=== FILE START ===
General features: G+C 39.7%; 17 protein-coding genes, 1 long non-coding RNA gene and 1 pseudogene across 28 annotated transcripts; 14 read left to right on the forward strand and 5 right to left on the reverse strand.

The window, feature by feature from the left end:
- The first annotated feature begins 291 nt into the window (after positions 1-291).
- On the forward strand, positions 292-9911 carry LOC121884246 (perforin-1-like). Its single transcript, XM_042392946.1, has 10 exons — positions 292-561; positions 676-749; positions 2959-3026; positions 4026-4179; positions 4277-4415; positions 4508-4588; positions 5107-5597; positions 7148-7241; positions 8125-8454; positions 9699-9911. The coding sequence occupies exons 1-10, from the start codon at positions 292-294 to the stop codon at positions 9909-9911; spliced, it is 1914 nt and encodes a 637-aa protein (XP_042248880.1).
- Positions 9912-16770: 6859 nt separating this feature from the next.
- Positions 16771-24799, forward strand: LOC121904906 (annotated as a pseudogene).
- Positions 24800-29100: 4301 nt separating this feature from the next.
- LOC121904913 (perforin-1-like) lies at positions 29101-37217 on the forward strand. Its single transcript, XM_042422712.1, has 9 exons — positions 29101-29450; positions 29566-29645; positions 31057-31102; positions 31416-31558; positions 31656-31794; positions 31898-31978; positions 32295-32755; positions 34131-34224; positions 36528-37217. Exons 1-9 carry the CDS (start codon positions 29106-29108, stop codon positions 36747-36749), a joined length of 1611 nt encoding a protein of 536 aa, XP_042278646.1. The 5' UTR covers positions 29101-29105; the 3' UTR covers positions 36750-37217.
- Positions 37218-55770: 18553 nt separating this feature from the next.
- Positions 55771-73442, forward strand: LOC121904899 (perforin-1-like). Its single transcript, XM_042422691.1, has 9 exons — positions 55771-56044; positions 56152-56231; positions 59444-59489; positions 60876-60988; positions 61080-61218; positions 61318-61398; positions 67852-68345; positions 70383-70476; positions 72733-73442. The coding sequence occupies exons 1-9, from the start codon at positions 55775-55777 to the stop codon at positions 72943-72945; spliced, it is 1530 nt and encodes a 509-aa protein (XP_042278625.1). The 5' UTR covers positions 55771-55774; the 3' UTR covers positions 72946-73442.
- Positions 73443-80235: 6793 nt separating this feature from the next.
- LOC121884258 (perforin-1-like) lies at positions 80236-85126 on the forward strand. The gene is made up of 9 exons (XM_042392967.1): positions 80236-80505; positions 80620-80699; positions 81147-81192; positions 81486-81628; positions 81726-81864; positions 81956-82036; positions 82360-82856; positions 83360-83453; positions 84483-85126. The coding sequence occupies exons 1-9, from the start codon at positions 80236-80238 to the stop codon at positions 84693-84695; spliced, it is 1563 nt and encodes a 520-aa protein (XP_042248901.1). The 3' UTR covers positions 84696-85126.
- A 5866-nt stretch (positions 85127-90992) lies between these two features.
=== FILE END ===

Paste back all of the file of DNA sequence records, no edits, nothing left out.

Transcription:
General features: G+C 39.7%; 17 protein-coding genes, 1 long non-coding RNA gene and 1 pseudogene across 28 annotated transcripts; 14 read left to right on the forward strand and 5 right to left on the reverse strand.

The window, feature by feature from the left end:
- The first annotated feature begins 291 nt into the window (after positions 1-291).
- On the forward strand, positions 292-9911 carry LOC121884246 (perforin-1-like). Its single transcript, XM_042392946.1, has 10 exons — positions 292-561; positions 676-749; positions 2959-3026; positions 4026-4179; positions 4277-4415; positions 4508-4588; positions 5107-5597; positions 7148-7241; positions 8125-8454; positions 9699-9911. The coding sequence occupies exons 1-10, from the start codon at positions 292-294 to the stop codon at positions 9909-9911; spliced, it is 1914 nt and encodes a 637-aa protein (XP_042248880.1).
- Positions 9912-16770: 6859 nt separating this feature from the next.
- Positions 16771-24799, forward strand: LOC121904906 (annotated as a pseudogene).
- Positions 24800-29100: 4301 nt separating this feature from the next.
- LOC121904913 (perforin-1-like) lies at positions 29101-37217 on the forward strand. Its single transcript, XM_042422712.1, has 9 exons — positions 29101-29450; positions 29566-29645; positions 31057-31102; positions 31416-31558; positions 31656-31794; positions 31898-31978; positions 32295-32755; positions 34131-34224; positions 36528-37217. Exons 1-9 carry the CDS (start codon positions 29106-29108, stop codon positions 36747-36749), a joined length of 1611 nt encoding a protein of 536 aa, XP_042278646.1. The 5' UTR covers positions 29101-29105; the 3' UTR covers positions 36750-37217.
- Positions 37218-55770: 18553 nt separating this feature from the next.
- Positions 55771-73442, forward strand: LOC121904899 (perforin-1-like). Its single transcript, XM_042422691.1, has 9 exons — positions 55771-56044; positions 56152-56231; positions 59444-59489; positions 60876-60988; positions 61080-61218; positions 61318-61398; positions 67852-68345; positions 70383-70476; positions 72733-73442. The coding sequence occupies exons 1-9, from the start codon at positions 55775-55777 to the stop codon at positions 72943-72945; spliced, it is 1530 nt and encodes a 509-aa protein (XP_042278625.1). The 5' UTR covers positions 55771-55774; the 3' UTR covers positions 72946-73442.
- Positions 73443-80235: 6793 nt separating this feature from the next.
- LOC121884258 (perforin-1-like) lies at positions 80236-85126 on the forward strand. The gene is made up of 9 exons (XM_042392967.1): positions 80236-80505; positions 80620-80699; positions 81147-81192; positions 81486-81628; positions 81726-81864; positions 81956-82036; positions 82360-82856; positions 83360-83453; positions 84483-85126. The coding sequence occupies exons 1-9, from the start codon at positions 80236-80238 to the stop codon at positions 84693-84695; spliced, it is 1563 nt and encodes a 520-aa protein (XP_042248901.1). The 3' UTR covers positions 84696-85126.
- A 5866-nt stretch (positions 85127-90992) lies between these two features.